At a two-day gathering for Honda's suppliers in March, Chief Executive Takahiro Hachigo sounded the alarm.
At the Hotel Higashinihon in Utsunomiya, Hachigo told them the Japanese automaker was facing a crisis after a string of costly recalls and other quality blunders and it needed to plot a new course, according to two people who attended the meeting.
"Decades ago, localisation ... was the buzz word and our tech center independence was a key driver for innovation," said a former Honda executive who now is the head of one of its suppliers. "Those days are over."
In the 1980s and much of the 1990s, the name Honda struck terror into the hearts of executives at the big three U.S. carmakers in Detroit because they simply couldn't match its low-cost, efficient, well-built cars.
But after a slew of recalls since 2014 for problems with components such as airbags, sliding doors and engines, Honda's status as a benchmark for quality and efficiency has been seriously damaged - and the quality crisis is hitting profits.
According to five Honda insiders, quality blunders have helped squeeze the operating margin at its global automotive business to 2%-3% - giving it less room for manoeuvre just as bigger rivals are building partnerships and overhauling their operations to become stronger.
In J.D. Power's study of vehicle dependability in the United States, one of Honda's two main auto markets along with China, the Japanese brand fell to 18th place this year from 5th in 2015 and 4th in 2002, its highest ranking.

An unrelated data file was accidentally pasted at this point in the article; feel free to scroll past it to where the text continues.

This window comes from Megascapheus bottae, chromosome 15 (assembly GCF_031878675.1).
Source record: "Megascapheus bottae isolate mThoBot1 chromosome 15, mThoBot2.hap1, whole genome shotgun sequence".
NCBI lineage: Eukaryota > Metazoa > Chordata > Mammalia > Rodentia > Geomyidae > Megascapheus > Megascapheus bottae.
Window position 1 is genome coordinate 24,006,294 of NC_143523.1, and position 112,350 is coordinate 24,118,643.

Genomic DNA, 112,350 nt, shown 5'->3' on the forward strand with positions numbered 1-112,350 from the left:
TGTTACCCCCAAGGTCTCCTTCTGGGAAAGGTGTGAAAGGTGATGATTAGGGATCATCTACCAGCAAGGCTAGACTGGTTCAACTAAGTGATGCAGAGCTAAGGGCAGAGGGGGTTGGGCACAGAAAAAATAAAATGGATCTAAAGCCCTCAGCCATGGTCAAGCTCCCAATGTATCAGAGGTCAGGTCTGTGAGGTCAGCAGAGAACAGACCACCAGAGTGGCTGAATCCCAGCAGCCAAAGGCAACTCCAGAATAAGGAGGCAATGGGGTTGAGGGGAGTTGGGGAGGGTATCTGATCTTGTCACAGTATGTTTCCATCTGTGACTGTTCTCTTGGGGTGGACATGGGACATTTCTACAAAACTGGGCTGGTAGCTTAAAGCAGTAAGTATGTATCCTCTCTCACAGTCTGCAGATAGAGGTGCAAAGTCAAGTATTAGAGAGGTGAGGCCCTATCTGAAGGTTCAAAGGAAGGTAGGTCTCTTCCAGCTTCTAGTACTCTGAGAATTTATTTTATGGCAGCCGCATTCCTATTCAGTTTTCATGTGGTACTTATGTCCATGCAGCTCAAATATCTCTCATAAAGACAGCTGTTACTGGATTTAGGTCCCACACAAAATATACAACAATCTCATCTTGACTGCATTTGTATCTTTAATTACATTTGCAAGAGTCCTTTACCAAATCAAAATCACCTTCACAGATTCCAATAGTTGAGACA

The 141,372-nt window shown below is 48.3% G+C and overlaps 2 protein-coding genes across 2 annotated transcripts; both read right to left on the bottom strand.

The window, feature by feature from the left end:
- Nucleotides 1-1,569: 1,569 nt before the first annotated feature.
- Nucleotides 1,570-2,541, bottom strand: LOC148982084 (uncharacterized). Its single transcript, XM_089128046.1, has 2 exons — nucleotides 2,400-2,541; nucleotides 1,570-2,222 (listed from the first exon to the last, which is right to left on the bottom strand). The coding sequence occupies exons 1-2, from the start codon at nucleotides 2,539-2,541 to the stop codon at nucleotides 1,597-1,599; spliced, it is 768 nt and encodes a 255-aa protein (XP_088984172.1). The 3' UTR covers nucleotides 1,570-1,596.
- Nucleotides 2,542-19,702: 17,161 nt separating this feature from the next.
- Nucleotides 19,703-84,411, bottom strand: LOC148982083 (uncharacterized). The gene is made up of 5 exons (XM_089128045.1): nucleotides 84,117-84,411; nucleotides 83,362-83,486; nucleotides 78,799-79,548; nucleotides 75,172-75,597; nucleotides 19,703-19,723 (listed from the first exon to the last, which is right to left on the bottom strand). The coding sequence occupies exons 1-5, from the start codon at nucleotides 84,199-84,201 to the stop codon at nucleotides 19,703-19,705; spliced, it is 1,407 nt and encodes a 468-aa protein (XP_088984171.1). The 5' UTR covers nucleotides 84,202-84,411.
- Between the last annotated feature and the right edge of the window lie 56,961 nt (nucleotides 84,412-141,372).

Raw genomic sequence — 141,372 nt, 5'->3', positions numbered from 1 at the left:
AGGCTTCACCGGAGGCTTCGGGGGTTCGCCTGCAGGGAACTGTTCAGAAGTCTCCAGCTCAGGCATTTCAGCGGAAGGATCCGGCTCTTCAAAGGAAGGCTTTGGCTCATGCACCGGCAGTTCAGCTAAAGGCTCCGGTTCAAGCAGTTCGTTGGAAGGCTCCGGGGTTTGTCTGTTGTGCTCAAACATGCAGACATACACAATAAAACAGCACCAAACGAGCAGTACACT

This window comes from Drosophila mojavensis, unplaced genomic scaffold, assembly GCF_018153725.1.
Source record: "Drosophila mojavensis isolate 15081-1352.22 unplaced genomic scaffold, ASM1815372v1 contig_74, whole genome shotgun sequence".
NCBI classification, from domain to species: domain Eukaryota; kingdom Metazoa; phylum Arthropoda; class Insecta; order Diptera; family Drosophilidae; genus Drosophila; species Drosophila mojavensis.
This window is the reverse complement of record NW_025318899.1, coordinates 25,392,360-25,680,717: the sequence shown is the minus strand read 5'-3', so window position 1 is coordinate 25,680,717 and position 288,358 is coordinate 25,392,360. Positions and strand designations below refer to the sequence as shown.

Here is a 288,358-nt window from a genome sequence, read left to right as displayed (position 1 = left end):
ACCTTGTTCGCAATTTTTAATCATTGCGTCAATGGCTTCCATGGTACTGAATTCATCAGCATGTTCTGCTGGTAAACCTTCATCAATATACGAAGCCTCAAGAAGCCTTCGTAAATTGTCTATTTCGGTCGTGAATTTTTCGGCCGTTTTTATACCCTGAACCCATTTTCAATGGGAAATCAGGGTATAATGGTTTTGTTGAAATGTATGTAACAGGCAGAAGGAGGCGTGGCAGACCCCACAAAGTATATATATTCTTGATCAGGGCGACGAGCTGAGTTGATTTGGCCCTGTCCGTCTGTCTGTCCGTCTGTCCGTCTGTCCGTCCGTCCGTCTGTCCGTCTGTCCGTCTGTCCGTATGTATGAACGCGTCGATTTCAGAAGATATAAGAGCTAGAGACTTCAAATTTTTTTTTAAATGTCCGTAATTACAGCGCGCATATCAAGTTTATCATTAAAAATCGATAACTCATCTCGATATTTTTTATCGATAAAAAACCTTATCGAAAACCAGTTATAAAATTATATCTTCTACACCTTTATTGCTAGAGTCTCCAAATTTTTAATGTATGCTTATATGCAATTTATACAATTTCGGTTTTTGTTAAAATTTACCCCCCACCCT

A senior engineer described Honda's problem as "crazy complexity," where too many regional models, types, options and derivatives were "eating up our profit." Honda's 2020 Accord sedan comes in 13 versions, including three hybrids. GM's rival Malibu has only five.
"Quality is acting up," the engineer said. "Honda has created too many regional models, in addition to an array of types, options and derivatives for its global models."
In the United States, for example, Honda's 2020 Accord sedan comes in 13 versions, including three hybrids. GM's rival Malibu has five, though it doesn't have hybrid models. At the two-day meeting in Utsunomiya, Hachigo and his procurement managers told suppliers to help Honda slash its range of cars and dumb down model types and options. They called on suppliers to use more common parts, from engines and transmissions to door handles, rear view mirrors and even knobs and switches, according to two people who attended the meeting and slides Honda used in presentations.
In the four years before the Takata debacle, warranty provisions ranged from 171 billion to 274 billion yen, before surging to 727 billion in the year ending March 2016.
In 2018, for example, Honda recalled about 600,000 cars in China because sludge was collecting in the engines of six models when driven in cold weather while the sliding doors on its U.S. Odyssey minivans started opening while the vehicles were moving.